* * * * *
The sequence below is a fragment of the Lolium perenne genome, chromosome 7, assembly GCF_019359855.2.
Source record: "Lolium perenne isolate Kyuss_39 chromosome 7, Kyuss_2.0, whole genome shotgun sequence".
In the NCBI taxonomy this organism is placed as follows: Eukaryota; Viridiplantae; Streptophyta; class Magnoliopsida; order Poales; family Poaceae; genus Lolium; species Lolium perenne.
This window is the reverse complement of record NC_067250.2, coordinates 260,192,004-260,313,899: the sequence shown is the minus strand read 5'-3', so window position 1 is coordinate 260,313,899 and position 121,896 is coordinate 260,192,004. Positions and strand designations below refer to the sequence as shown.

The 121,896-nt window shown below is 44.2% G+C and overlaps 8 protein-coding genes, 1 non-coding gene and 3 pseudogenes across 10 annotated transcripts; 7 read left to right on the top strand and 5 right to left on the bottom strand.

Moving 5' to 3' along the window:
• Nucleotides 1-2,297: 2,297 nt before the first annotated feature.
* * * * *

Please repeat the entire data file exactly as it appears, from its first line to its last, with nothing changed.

The sequence below is a fragment of the Lolium perenne genome, chromosome 7, assembly GCF_019359855.2.
Source record: "Lolium perenne isolate Kyuss_39 chromosome 7, Kyuss_2.0, whole genome shotgun sequence".
In the NCBI taxonomy this organism is placed as follows: Eukaryota; Viridiplantae; Streptophyta; class Magnoliopsida; order Poales; family Poaceae; genus Lolium; species Lolium perenne.
This window is the reverse complement of record NC_067250.2, coordinates 260,192,004-260,313,899: the sequence shown is the minus strand read 5'-3', so window position 1 is coordinate 260,313,899 and position 121,896 is coordinate 260,192,004. Positions and strand designations below refer to the sequence as shown.

The 121,896-nt window shown below is 44.2% G+C and overlaps 8 protein-coding genes, 1 non-coding gene and 3 pseudogenes across 10 annotated transcripts; 7 read left to right on the top strand and 5 right to left on the bottom strand.

Moving 5' to 3' along the window:
• Nucleotides 1-2,297: 2,297 nt before the first annotated feature.